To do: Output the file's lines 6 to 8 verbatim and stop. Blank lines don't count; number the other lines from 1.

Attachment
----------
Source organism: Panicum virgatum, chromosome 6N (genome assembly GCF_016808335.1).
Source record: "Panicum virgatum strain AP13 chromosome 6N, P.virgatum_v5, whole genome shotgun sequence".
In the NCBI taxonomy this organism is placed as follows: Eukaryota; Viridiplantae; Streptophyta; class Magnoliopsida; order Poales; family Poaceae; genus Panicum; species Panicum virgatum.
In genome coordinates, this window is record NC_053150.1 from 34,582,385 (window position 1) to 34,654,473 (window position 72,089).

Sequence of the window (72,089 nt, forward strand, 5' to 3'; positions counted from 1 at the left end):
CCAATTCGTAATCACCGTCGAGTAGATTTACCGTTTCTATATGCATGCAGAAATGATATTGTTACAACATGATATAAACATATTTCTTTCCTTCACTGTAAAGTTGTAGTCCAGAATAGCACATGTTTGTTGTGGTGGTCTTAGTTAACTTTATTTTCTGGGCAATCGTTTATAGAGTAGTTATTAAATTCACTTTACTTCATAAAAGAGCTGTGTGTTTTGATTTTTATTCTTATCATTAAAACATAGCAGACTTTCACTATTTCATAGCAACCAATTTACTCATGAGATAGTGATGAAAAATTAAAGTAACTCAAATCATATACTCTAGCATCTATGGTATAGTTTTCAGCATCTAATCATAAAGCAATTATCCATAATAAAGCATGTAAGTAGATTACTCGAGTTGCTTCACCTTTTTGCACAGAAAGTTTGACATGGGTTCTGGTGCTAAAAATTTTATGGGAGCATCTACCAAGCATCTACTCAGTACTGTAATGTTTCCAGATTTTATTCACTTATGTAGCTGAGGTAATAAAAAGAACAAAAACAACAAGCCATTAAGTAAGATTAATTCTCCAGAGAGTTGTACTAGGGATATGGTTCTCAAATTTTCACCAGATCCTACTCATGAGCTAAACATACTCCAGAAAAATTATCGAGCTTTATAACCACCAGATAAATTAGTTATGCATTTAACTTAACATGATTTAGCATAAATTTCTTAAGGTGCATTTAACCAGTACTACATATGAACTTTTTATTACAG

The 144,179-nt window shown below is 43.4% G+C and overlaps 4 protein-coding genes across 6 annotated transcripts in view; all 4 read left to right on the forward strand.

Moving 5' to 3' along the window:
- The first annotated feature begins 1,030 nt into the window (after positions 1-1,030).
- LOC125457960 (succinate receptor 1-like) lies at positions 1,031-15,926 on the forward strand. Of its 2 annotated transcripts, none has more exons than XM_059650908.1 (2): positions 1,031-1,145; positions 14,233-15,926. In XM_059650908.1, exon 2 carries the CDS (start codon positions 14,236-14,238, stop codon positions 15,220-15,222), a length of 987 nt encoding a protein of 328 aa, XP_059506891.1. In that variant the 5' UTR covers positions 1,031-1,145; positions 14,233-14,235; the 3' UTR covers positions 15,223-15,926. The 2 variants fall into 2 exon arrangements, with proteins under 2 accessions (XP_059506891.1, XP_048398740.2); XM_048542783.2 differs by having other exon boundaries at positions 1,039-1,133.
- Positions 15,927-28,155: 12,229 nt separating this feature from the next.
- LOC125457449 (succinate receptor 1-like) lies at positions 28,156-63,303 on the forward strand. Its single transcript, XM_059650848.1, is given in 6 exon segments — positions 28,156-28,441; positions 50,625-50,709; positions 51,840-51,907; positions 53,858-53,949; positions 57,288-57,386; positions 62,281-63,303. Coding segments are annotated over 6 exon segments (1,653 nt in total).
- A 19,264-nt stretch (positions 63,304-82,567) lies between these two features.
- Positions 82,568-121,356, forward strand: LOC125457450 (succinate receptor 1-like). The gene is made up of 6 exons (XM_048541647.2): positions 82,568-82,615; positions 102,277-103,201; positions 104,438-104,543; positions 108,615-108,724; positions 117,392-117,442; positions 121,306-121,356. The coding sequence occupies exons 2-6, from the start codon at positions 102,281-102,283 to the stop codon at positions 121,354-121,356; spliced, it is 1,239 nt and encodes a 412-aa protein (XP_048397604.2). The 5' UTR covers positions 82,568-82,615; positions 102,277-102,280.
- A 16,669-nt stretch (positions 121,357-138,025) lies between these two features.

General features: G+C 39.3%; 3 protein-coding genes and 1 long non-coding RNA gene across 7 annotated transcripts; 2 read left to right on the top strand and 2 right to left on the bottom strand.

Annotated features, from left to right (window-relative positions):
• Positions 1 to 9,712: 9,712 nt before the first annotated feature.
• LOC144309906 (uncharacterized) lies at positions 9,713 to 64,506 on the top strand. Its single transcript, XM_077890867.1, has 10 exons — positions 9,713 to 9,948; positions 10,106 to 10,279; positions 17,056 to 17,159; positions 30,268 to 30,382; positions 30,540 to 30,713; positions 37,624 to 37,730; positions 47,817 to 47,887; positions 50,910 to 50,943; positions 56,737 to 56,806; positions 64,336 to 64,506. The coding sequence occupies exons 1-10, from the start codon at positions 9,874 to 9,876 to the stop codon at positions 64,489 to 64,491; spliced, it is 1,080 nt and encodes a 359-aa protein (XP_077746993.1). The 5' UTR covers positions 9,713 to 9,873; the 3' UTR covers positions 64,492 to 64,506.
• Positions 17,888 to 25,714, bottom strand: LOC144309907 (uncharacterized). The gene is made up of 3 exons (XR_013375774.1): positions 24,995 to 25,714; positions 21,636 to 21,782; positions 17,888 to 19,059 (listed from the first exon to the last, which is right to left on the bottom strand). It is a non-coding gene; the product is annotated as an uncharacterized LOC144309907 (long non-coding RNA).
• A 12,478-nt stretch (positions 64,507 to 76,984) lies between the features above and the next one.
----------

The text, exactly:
CCAATTCGTAATCACCGTCGAGTAGATTTACCGTTTCTATATGCATGCAGAAATGATATTGTTACAACATGATATAAACATATTTCTTTCCTTCACTGTAAAGTTGTAGTCCAGAATAGCACATGTTTGTTGTGGTGGTCTTAGTTAACTTTATTTTCTGGGCAATCGTTTATAGAGTAGTTATTAAATTCACTTTACTTCATAAAAGAGCTGTGTGTTTTGATTTTTATTCTTATCATTAAAACATAGCAGACTTTCACTATTTCATAGCAACCAATTTACTCATGAGATAGTGATGAAAAATTAAAGTAACTCAAATCATATACTCTAGCATCTATGGTATAGTTTTCAGCATCTAATCATAAAGCAATTATCCATAATAAAGCATGTAAGTAGATTACTCGAGTTGCTTCACCTTTTTGCACAGAAAGTTTGACATGGGTTCTGGTGCTAAAAATTTTATGGGAGCATCTACCAAGCATCTACTCAGTACTGTAATGTTTCCAGATTTTATTCACTTATGTAGCTGAGGTAATAAAAAGAACAAAAACAACAAGCCATTAAGTAAGATTAATTCTCCAGAGAGTTGTACTAGGGATATGGTTCTCAAATTTTCACCAGATCCTACTCATGAGCTAAACATACTCCAGAAAAATTATCGAGCTTTATAACCACCAGATAAATTAGTTATGCATTTAACTTAACATGATTTAGCATAAATTTCTTAAGGTGCATTTAACCAGTACTACATATGAACTTTTTATTACAG

The 144,179-nt window shown below is 43.4% G+C and overlaps 4 protein-coding genes across 6 annotated transcripts in view; all 4 read left to right on the forward strand.

Moving 5' to 3' along the window: